The Red Envelope

Photo: Ylanite Koppens/Pexels

Don’t cry, love. Enough tears have watered the flowers on my grave. It pleases me to see you, but isn’t there somewhere else you’d rather be on Valentine’s Day? It’s been two years since the accident. A long time to linger and watch you do the same.

You stand in the snow like a blackbird without song, staring in front of you for so long that I foolishly think you might see me. But it’s not me you see beyond the winter-torn trees or beside the gilded letters in the marbled stone; you’re looking into that faraway place only the widowed see.

I wrap myself around you, but neither of us can feel it. Memories won’t keep you warm.


Are you going home? Or to town, perhaps? I worry when you drive. Thank heavens you weren’t in the car that day. Don’t ever think otherwise.

There wasn’t any pain; they didn’t lie about that. It was over so suddenly. A day like any other until there were no more days.

I’m okay now, Tessa. Will you be okay, too?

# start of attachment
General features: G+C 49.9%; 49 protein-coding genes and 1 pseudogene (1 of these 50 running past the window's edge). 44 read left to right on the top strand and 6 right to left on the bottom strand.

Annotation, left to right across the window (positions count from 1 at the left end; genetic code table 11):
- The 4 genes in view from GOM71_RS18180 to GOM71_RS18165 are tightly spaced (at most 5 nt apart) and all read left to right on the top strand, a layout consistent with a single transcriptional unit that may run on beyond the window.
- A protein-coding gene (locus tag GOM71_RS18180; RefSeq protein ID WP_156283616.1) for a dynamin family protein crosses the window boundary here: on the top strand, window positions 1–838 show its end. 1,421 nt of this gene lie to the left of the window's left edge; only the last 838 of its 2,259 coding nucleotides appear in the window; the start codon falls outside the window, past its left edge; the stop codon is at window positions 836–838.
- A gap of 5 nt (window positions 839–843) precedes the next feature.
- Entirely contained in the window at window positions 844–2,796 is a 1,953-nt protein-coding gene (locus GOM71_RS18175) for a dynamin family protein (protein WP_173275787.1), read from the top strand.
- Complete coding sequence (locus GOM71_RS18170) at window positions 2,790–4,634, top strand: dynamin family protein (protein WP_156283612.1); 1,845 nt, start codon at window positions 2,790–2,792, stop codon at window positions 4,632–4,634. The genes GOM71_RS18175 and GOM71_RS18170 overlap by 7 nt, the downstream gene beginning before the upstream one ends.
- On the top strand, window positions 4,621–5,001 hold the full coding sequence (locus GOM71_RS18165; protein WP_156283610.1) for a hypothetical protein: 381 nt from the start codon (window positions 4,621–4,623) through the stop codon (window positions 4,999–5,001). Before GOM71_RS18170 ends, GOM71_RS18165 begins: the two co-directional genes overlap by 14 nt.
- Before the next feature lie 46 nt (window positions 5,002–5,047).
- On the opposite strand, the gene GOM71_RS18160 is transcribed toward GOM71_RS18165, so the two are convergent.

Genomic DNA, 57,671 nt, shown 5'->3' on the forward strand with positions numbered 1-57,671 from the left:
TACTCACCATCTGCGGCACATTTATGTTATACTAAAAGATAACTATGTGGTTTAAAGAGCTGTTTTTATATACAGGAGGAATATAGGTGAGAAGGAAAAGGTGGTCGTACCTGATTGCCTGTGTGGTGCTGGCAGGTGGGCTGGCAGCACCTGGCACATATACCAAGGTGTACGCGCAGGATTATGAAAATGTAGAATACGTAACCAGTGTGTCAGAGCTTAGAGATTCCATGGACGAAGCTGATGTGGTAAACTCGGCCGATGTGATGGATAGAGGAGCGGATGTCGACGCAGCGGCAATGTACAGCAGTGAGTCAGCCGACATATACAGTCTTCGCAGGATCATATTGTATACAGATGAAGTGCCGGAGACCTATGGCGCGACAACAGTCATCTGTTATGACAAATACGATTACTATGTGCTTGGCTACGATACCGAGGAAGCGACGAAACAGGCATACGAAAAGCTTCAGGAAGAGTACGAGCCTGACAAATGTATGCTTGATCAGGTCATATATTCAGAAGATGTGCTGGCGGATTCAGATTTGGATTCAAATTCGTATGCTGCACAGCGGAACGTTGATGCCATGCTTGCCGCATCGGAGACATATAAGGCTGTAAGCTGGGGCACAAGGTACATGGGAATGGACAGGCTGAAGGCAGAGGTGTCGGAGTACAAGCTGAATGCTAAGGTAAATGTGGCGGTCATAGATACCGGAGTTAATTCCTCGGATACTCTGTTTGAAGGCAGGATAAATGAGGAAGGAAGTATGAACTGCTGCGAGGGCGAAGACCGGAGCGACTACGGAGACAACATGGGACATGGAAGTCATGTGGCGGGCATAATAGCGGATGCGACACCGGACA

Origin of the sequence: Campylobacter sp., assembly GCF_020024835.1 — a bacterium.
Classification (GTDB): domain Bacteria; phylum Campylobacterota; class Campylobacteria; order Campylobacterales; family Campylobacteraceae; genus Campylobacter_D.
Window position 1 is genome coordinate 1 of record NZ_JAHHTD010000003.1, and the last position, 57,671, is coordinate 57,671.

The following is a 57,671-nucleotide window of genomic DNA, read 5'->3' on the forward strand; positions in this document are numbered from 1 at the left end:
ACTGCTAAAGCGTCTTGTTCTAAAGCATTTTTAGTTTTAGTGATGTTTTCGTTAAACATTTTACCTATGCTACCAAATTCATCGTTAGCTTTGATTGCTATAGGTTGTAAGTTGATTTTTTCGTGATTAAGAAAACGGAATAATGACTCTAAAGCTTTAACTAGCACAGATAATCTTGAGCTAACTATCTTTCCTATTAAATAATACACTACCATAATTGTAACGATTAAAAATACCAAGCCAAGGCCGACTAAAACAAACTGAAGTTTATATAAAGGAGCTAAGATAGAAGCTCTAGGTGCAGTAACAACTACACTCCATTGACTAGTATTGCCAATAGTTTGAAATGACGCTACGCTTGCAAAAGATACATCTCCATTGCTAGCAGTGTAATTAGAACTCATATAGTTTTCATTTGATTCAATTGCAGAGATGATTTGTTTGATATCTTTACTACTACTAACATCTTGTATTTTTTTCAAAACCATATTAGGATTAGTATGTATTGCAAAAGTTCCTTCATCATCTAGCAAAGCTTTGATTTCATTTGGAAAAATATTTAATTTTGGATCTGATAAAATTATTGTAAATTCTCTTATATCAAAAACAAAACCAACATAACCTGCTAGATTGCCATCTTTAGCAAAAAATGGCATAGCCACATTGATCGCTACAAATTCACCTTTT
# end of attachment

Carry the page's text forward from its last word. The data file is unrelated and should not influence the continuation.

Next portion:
Home sweet home. Hey, did you see that? The red envelope in the pile of mail you tossed on the dresser in the hall. My body shrinks, smaller and smaller, as I slip inside and read the card. It’s from him. Mark, from the office.

I’m not sure what you see in him, but he seems like a decent guy. His dogs love him, and he flosses. His jokes are terrible at best, especially the one about the penguin and the ice machine, but he makes you smile, even laugh sometimes.

He’s waiting for you at Rocco’s Café, you know, hoping you might change your mind. He has chocolate and roses and a sinking feeling he’ll never be enough, never be me.

What good am I now? I can but watch as dust settles over everything that used to bring you happiness: your hiking shoes at the back of the closet, your bird guide and binoculars. Who will help you build birdhouses in spring when I can’t even pick up a nail?

Your happy days aren’t over, Tessa, but I don’t know how to give you more.


You’re curled up on the sofa with a cup of soothing herbal tea. I fall beside you, leaving no indentation on the seat. Wisps of steam rise from the hot liquid, evaporating like our shared dreams.

But this isn’t the end, not for you, love. There’s not much I can do, but I think I know the way. A gentle push is all that’s needed. The rest is up to you.

Soon, you’ll crave another cup of tea. On your way to the kitchen, you’ll have to cross the hall. When the red envelope lands at your feet, and you look for the breeze, it’s not the wind.

Don’t cry, love.

Live.

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